However they got here, from 1970 onwards their numbers boomed. In 1992, 700 birds were recorded in London Bird Report. By 1998, 2,845 were seen in the London Area, and by 2006 the ring-neck parakeet was 15th most sighted bird in London.


Darwin would be proud at how well they adapted to the new environment. Toughened up by the hard Himalayan climate, they handle the cold northern European winters better than most locals. Global warming is often brought up in discussions of the parakeets, but it is certainly only part of the story.
It helps, too, that the birds have a 35 year lifespan and few local predators, enabling them to breed freely.

As with any new species, the debate has raged about whether they are harmful to the ecosystem. Strangely reminiscent of the debate over human migrants, often the birds have often been accused of stealing the homes of the natives. The parakeets do nest in tree cavities also used by jackdaws, owls and woodpeckers – but there is little evidence that native species are being muscled out. 

The also provide a food source for Britain's embattled birds of prey. Owls and peregrine falcons have been know to eat them. Charlie and Tom, two city dwelling falcons monitored by Nathalie Mahieu, often bring back parakeets as food.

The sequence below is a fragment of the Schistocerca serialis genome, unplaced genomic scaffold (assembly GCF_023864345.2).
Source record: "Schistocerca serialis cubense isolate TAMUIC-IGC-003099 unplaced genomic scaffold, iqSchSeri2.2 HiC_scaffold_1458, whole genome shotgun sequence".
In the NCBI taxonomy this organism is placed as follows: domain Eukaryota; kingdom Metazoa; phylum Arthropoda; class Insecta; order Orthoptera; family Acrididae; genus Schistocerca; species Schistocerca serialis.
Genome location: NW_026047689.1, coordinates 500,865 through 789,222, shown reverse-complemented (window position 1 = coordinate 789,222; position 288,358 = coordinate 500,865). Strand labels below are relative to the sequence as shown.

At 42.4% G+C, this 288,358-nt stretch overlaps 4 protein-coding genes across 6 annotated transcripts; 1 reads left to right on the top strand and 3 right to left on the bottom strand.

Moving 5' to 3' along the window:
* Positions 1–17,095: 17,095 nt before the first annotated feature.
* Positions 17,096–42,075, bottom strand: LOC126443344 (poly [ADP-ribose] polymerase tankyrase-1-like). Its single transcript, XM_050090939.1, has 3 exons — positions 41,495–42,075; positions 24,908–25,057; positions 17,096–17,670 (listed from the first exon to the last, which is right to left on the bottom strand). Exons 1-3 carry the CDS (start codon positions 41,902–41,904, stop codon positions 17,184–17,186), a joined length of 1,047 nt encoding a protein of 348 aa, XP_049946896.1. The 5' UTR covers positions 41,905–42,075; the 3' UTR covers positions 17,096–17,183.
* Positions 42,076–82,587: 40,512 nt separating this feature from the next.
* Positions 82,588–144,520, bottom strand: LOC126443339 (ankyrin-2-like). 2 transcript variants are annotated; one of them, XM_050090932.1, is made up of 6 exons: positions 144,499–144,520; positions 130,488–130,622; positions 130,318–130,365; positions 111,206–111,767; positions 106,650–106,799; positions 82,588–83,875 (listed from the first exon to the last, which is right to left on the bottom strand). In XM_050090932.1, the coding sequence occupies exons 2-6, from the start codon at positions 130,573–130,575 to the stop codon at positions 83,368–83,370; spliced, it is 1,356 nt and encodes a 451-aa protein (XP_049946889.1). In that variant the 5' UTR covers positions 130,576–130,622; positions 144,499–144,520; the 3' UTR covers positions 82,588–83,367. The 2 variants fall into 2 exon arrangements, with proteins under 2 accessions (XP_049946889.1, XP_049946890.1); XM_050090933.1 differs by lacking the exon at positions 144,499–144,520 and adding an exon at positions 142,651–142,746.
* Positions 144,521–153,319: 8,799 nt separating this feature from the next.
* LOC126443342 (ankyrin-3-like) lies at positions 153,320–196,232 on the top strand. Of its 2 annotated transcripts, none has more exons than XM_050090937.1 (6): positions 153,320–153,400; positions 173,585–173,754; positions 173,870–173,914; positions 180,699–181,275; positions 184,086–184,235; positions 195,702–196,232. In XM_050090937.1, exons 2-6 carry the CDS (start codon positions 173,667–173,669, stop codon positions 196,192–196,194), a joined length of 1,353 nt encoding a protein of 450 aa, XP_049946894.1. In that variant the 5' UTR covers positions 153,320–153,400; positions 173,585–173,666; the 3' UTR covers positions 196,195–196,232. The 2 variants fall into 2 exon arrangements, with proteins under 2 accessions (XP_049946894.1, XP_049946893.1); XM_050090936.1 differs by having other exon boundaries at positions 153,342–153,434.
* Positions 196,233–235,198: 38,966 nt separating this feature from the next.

Of more concern is the new arrivals’ effect on plants and trees. By 2009 their numbers in the UK had grown so much that they were added to the “general licence” of species, which can be killed without individual permission if they are causing damage.

And Parrotnet, am EU funded research project studying the development of parakeet populations across Europe, has warned of the risk they pose to agriculture. In their native India, the parakeets are known to cause widespread damage to crops. As agriculture develops in the UK in line with warmer climates, crops such as maize, grapes and sunflower will become more popular. In India the birds have been documented as reducing maize crops by 81 per cent.

So the parakeets remain divisive. Environmentalist Tony Juniper has disparagingly described them as “the grey squirrel of the skies”. By contrast, the University of York biologist Chris D. Thomas has argued that the parakeets should be left free to move and breed. He sees those wary of the parakeet boom of “irrational persecution” of the bird.

For good or ill the parakeets are here to stay. As so often with migrants of all kinds, there has been some unease about the impact they have had – but the birds, popular amongst Londoners, certainly add colour to the city. Thriving in the urban environment thousands of miles from their natural habitat, they are a metropolitan bird for Europe’s metropolitan cities.